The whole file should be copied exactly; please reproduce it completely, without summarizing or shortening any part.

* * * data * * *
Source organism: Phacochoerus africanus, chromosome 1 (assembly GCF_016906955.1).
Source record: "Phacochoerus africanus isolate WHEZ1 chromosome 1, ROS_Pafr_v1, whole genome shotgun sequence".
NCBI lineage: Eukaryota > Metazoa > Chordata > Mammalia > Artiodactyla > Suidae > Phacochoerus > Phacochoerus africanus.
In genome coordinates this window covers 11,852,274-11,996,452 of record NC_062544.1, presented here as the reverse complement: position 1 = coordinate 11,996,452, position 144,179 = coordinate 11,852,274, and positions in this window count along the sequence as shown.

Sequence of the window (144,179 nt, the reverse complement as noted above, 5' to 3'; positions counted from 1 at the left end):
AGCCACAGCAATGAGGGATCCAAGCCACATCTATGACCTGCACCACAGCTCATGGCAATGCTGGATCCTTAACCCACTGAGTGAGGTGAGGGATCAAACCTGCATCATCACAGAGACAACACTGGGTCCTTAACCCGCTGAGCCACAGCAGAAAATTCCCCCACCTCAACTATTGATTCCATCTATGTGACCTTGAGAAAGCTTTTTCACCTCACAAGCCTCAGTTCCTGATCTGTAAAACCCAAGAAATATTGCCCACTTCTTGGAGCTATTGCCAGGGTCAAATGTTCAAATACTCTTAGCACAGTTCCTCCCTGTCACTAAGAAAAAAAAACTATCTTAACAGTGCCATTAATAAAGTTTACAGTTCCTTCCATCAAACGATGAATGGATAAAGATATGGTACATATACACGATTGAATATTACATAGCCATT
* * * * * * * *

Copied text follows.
Source organism: Phacochoerus africanus, chromosome 1 (assembly GCF_016906955.1).
Source record: "Phacochoerus africanus isolate WHEZ1 chromosome 1, ROS_Pafr_v1, whole genome shotgun sequence".
NCBI lineage: Eukaryota > Metazoa > Chordata > Mammalia > Artiodactyla > Suidae > Phacochoerus > Phacochoerus africanus.
In genome coordinates this window covers 11,852,274-11,996,452 of record NC_062544.1, presented here as the reverse complement: position 1 = coordinate 11,996,452, position 144,179 = coordinate 11,852,274, and positions in this window count along the sequence as shown.

Sequence of the window (144,179 nt, the reverse complement as noted above, 5' to 3'; positions counted from 1 at the left end):
AGCCACAGCAATGAGGGATCCAAGCCACATCTATGACCTGCACCACAGCTCATGGCAATGCTGGATCCTTAACCCACTGAGTGAGGTGAGGGATCAAACCTGCATCATCACAGAGACAACACTGGGTCCTTAACCCGCTGAGCCACAGCAGAAAATTCCCCCACCTCAACTATTGATTCCATCTATGTGACCTTGAGAAAGCTTTTTCACCTCACAAGCCTCAGTTCCTGATCTGTAAAACCCAAGAAATATTGCCCACTTCTTGGAGCTATTGCCAGGGTCAAATGTTCAAATACTCTTAGCACAGTTCCTCCCTGTCACTAAGAAAAAAAAACTATCTTAACAGTGCCATTAATAAAGTTTACAGTTCCTTCCATCAAACGATGAATGGATAAAGATATGGTACATATACACGATTGAATATTACATAGCCATT